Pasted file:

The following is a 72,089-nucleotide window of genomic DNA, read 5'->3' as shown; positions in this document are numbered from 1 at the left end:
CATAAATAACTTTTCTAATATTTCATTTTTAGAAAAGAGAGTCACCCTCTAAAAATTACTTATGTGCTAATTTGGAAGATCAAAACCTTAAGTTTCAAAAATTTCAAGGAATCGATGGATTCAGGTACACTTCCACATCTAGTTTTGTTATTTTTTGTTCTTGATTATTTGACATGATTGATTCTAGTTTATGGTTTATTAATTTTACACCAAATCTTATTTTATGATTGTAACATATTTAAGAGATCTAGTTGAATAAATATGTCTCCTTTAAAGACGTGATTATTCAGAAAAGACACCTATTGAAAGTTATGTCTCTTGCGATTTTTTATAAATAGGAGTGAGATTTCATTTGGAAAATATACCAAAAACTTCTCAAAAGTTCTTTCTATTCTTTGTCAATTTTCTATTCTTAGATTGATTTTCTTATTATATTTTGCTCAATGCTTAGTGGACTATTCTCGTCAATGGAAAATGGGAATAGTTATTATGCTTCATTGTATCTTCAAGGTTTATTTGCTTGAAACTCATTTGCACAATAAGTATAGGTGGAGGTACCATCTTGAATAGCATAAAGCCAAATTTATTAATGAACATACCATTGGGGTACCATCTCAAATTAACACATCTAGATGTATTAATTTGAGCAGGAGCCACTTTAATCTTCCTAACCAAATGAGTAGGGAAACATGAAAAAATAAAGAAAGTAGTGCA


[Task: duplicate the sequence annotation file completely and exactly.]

The following is a 72,089-nucleotide window of genomic DNA, read 5'->3' as shown; positions in this document are numbered from 1 at the left end:
CATAAATAACTTTTCTAATATTTCATTTTTAGAAAAGAGAGTCACCCTCTAAAAATTACTTATGTGCTAATTTGGAAGATCAAAACCTTAAGTTTCAAAAATTTCAAGGAATCGATGGATTCAGGTACACTTCCACATCTAGTTTTGTTATTTTTTGTTCTTGATTATTTGACATGATTGATTCTAGTTTATGGTTTATTAATTTTACACCAAATCTTATTTTATGATTGTAACATATTTAAGAGATCTAGTTGAATAAATATGTCTCCTTTAAAGACGTGATTATTCAGAAAAGACACCTATTGAAAGTTATGTCTCTTGCGATTTTTTATAAATAGGAGTGAGATTTCATTTGGAAAATATACCAAAAACTTCTCAAAAGTTCTTTCTATTCTTTGTCAATTTTCTATTCTTAGATTGATTTTCTTATTATATTTTGCTCAATGCTTAGTGGACTATTCTCGTCAATGGAAAATGGGAATAGTTATTATGCTTCATTGTATCTTCAAGGTTTATTTGCTTGAAACTCATTTGCACAATAAGTATAGGTGGAGGTACCATCTTGAATAGCATAAAGCCAAATTTATTAATGAACATACCATTGGGGTACCATCTCAAATTAACACATCTAGATGTATTAATTTGAGCAGGAGCCACTTTAATCTTCCTAACCAAATGAGTAGGGAAACATGAAAAAATAAAGAAAGTAGTGCA